Yes, but since there's no way to add an orange to a collection of apples, the collection can't possibly contain an orange, so removeAll() might as well take <? extends E>, right? –  NPE Mar 6 '12 at 14:20
2  
@aix: This allows you to pass a collection of Fruit (or even Object) and remove all of its apples from your collection. –  SLaks Mar 6 '12 at 14:21

Java implements generics through erasure. These info are only for compilation time only. I guess the java collection designers did this to retain more ascendent compatibility with pre-generics java version.

share|improve this answer
2  
That's not what he's asking. –  SLaks Mar 6 '12 at 14:16
    
Sorry if I misunderstood. :( –  Nicocube Mar 6 '12 at 15:01

when you add an object, it needs to be a subclass (or sub-subclass, etc.) of the main type. When you remove an object, it returns it as the type oc the collection. This is a good example of polymorphism in action.

share|improve this answer

A simple example to illustrate what has been said:

public class Test {

    public static void main(String[] args) {
        List<String> l = new ArrayList<String>();
        System.out.println(l.remove(new Object())); //false
        System.out.println(l.contains(new Object())); //false
//        l.add(new Object()); // does not compile
    }

}
share|improve this answer

Who cares what you try to remove ?

Adding is something else; we wouldn't want to end up with something strange in our collection.

as requested; an example:

import java.util.ArrayList;
import java.util.Collection;
import java.util.List;

public class Main {

    private static class A {

    }

    public static void main(String[] args) {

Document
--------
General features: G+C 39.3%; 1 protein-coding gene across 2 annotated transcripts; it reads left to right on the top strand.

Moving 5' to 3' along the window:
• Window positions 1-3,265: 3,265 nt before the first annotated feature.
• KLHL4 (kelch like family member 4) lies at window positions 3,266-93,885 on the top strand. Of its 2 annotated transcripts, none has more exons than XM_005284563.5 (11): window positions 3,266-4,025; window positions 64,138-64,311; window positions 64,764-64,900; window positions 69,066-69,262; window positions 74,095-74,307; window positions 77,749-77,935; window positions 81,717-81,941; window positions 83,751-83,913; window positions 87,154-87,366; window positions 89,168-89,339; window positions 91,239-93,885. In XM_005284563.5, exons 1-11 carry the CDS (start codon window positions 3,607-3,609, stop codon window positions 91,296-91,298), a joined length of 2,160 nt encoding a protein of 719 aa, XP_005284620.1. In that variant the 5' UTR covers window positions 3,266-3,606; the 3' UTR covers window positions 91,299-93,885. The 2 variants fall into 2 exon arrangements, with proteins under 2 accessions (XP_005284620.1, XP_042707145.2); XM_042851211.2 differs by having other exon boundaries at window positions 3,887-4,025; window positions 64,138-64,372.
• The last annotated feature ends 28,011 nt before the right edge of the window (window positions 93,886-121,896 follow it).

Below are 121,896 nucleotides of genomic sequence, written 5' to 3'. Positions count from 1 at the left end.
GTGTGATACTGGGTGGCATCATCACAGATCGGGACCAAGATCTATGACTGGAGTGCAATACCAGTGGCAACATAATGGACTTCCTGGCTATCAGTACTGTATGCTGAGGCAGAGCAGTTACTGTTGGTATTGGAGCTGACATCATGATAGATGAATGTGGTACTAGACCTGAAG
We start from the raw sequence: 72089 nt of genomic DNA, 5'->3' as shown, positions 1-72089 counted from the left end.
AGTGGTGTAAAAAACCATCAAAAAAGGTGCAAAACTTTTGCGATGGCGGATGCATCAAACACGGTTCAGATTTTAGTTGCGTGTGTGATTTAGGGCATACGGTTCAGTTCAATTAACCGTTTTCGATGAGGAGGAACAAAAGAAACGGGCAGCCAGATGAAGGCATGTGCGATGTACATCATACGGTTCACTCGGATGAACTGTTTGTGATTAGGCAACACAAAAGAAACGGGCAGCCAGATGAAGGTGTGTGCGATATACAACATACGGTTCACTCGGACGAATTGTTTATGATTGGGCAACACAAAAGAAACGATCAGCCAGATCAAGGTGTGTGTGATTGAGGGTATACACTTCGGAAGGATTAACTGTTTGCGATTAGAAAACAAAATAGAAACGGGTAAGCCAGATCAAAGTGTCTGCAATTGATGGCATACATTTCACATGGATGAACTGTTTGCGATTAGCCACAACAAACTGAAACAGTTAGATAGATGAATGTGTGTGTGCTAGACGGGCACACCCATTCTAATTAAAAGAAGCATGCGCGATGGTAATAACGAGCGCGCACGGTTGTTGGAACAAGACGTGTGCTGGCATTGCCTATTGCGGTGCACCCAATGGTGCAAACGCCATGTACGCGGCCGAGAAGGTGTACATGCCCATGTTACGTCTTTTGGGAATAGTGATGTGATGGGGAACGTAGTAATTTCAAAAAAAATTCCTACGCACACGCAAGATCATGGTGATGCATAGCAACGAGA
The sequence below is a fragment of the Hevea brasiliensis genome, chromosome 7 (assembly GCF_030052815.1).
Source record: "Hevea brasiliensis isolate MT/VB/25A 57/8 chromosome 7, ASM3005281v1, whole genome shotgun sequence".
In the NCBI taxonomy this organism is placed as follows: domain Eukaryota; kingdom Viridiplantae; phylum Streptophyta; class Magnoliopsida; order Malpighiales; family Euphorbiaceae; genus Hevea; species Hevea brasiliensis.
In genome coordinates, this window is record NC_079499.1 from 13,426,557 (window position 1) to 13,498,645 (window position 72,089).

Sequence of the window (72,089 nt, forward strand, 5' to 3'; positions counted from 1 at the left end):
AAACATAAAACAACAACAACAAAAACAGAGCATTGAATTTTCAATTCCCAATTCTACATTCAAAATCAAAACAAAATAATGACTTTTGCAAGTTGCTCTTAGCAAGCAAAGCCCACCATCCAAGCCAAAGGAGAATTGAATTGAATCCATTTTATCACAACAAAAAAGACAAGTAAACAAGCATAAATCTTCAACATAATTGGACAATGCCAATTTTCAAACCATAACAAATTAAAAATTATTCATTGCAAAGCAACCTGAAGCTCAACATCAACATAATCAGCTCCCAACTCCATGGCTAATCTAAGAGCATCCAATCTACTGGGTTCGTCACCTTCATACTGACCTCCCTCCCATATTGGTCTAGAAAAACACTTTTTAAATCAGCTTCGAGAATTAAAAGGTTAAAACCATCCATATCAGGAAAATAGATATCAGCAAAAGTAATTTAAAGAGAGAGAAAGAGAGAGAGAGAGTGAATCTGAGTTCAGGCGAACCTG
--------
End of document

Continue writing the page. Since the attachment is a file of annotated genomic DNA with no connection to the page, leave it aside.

Collection<A> collection_A = new ArrayList<A>();

        Collection<String> collection = new ArrayList<String>();

        // no problem to try and remove things that wouldn't be there in the first place; either way, they are gone afterwards
        collection.removeAll(collection_A);

        // we can't allow this; you would end up with things in your collection that don't belong there
        collection.addAll(collection_A);
    }

}
share|improve this answer
    
Could you illustrate this with a specific example or two? –  NPE Mar 6 '12 at 14:16

To remove restriction is not needed, so only <?>, but while adding we have to check and then add for type safety, so addAll is with restriction <? extends E>

share|improve this answer

With addAll you want to be able to add all elements that are a subtype of the generic type. This includes adding all elements of a List<String> to a List<Object>. We use ? extends E to accept any Collection that contains the type stored in this collection or any subtype.

boolean addAll(java.util.Collection<? extends E> es);
List<Number> numbers = ...;
List<Integer> integers = ...;
numbers.addAll(integers);//works    

boolean addAll(java.util.Collection<E> es);
numbers.addAll(integers);//does not work E != Integer

we can't use ? as that would remove any security provided by generics.

boolean addAll(java.util.Collection<? extends E> es);
List<Number> numbers = ...;
List<Integer> integers = ...;
List<String> strings = ...;
numbers.addAll(integers);//works
numbers.addAll(strings);//error

boolean addAll(java.util.Collection<?> es);
numbers.addAll(strings);//works - now we have strings in our Number collection

We can use ? to remove objects since trying to remove a String from List of Numbers wont affect a List<Number>.

boolean removeAll(java.util.Collection<?> objects);
List<Objects> objects = ...;
List<Integer> integers = ...;
List<Number> numbers = ...;
numbers.removeAll(objects);//works 
numbers.removeAll(integers);//works

boolean removeAll(java.util.Collection<? extends E> objects);
numbers.removeAll(objects);//does not work 
numbers.removeAll(integers);//works

boolean removeAll(java.util.Collection<? super E> objects);
numbers.removeAll(objects);//works 
numbers.removeAll(integers);//does not work
share|improve this answer

Your Answer

 
discard

By posting your answer, you agree to the privacy policy and terms of service.

Not the answer you're looking for? Browse other questions tagged or ask your own question.